A close friend of mine gave me a beautiful angel with lovely reminder phrases on it (e.g., "Unleash your joy" "Be yourself" "Embrace vulnerability"). I keep it in my office, and whenever I look at it, I smile:

PS I previously blogged a funny story about my Real Self.

January 15, 2012

Hibernation AND Color?

Winter brings reduced daylight and temperature, and thus is a natural time for hibernation. I often welcome this hibernation. (Well, I've learned to make peace with the winter, and healthful hibernation is part of this peace.) It's a time when I sleep more, make fewer plans, eat hearty soups & bread, travel less, and generally try to slow down. These are all lovely things. Yet it's also possible (likely?) for healthful hibernation to turn into a general feeling of "blah."

This week in photography class we worked on light, color, pattern, & texture. In particular, I thought much about color--not just in photography, but in my life. When healthful hibernation turns into ugh (perhaps because of lack of light and too much pattern), then we can look for color & texture. These are the things that not only make photos pop, but they make our lives pop. They give us a little skip in our step during a dreary January day.

What I speak of is a balance (as is most of life). A balance between {hibernation, slowing down, & nurture} and {color, celebration, & creation}. So my new peace with winter includes not only embracing hibernation, but also purposefully looking for and creating rich color & texture around that hibernation: sleeping & dancing, cooking & eating out (even on a week night!), moping & taking a long walk, self-reflection & connection with others, slowing down & enjoying myself. We'll see how the journey proceeds. (Check back with me at the end of February. :))

January 7, 2012

White Space

I'm taking a wonderful online photography class, Photo Meditations, from Susannah Conway. During the first week, we're learning about and experimenting with composition. One of the (many) compositional elements is white space (or negative space).  From Susannah: "The negative space gives the viewer’s eye a place to rest while supporting the main subject." A place to rest.

What about the white space in our daily lives? Where in our schedules do we allow rest, reflection, restoration, or simply space to breathe deeply? When I feel assaulted by life, it's a good reminder to make some white space. To truly allow for life to happen; for life to interrupt. When I feel overscheduled, I get annoyed when life happens. There's just not enough space & softness in which I can rest & release--both into the difficulties of life and the joys of life.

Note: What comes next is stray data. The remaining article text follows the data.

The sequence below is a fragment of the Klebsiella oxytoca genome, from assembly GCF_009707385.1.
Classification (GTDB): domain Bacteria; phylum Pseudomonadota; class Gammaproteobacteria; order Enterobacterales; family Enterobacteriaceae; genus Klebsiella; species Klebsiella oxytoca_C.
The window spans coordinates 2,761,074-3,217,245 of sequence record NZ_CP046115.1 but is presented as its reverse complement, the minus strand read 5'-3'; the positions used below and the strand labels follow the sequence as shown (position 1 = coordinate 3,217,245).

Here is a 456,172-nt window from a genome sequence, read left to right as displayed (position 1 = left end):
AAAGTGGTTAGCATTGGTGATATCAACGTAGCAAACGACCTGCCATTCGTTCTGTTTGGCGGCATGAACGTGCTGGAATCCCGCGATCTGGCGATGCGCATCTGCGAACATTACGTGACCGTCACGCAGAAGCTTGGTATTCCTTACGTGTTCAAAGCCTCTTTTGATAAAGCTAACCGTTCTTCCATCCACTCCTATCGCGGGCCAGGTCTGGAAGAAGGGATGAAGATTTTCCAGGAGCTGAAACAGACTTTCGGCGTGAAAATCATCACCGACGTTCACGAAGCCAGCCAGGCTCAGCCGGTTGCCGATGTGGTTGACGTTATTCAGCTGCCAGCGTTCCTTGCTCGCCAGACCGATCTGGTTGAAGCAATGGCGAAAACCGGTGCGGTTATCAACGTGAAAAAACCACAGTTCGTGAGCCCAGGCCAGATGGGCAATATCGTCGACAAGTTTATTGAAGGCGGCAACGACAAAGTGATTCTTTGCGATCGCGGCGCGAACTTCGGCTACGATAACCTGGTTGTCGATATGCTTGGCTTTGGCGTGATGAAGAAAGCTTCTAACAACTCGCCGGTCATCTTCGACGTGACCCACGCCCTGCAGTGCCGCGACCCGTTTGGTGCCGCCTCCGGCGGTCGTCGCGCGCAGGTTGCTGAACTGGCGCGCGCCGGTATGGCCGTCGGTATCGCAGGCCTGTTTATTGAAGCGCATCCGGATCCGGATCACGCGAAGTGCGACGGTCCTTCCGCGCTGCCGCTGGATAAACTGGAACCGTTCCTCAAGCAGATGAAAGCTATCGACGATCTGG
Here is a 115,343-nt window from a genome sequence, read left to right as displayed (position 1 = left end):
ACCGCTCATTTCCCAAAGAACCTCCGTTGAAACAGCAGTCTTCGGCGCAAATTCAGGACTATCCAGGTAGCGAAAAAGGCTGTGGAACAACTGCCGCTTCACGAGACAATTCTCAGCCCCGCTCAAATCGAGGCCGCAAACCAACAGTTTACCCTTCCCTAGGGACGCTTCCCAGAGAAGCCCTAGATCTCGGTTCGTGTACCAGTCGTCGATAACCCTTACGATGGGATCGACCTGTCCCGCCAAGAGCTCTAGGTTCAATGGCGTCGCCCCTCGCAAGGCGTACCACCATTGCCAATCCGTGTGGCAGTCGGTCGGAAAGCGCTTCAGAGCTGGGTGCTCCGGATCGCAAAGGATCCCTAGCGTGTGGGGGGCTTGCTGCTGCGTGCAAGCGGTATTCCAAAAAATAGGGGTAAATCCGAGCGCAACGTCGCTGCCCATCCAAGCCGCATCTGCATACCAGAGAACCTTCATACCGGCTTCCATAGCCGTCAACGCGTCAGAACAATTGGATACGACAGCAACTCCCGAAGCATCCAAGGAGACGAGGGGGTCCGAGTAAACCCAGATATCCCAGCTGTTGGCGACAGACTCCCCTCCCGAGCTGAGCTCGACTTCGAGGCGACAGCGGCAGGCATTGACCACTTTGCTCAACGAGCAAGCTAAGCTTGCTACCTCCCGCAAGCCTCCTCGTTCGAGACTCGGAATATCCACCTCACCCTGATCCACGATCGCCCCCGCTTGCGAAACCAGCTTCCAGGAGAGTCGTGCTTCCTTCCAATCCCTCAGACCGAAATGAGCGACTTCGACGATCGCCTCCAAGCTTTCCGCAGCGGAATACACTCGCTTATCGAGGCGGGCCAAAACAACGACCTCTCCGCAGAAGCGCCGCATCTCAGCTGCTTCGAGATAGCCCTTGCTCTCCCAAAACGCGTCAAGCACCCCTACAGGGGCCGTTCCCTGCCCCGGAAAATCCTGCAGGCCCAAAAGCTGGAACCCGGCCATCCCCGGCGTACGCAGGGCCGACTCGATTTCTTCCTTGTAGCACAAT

My mind is really active during the first week of the term. And my schedule is typically busy, too. But this weekend I have space. I'm grateful for the gentle reminder that space is needed--a place for my mind, body, & spirit to rest. In fact, I'll end here, so I can treat myself to a nap!

January 3, 2012


It's human nature to want to be liked and to belong. This is something with which I struggle. I want people to like me--in fact, to love me. I want this from my family, friends, students,  and colleagues. Yet when I push for this--that is, external affirmations rather than internal centeredness--I lose sight of my authenticity.

In his book, The Courage to Teach, Parker Palmer openly talks about a class where he fervently tried to engage one particular student; and in doing so, he lost his focus and the bigger-picture of learning. He lost the entire class by focusing on being liked by one student. Such is the human condition. And, as a teacher who really wants my students to learn (and to respect and like me!), I can relate.

Recently I read an interview with Desmond Tutu. When asked about the trait he least likes about himself: the fact that he loves to be loved. Yes, that external validation is SO alluring. Our egos can turn it into the reality--the thing for which we must strive. But, when we constantly search  for okay-ness outside of ourselves, we actually lose our connection. That is, authentic connection is a very different thing from belonging.

Connection comes from a deep self-awareness that we are okay just the way we are. When we are connected (to others & to ourselves), we believe in our basic goodness. When we long to be loved, we doubt our basic goodness. True connection is filling; the search for belonging is depleting.

Every day, I walk the path between wanting to be loved and knowing in my heart I am okay. When I'm mindful, I fully understand that trusting my authentic self actually leads to more connection, more learning, more loving, & more happiness. I know this in my heart, yet I must continue to remind myself. Such is the life path--a path on which I'm grateful to travel, and on which I know I have much (connected) company.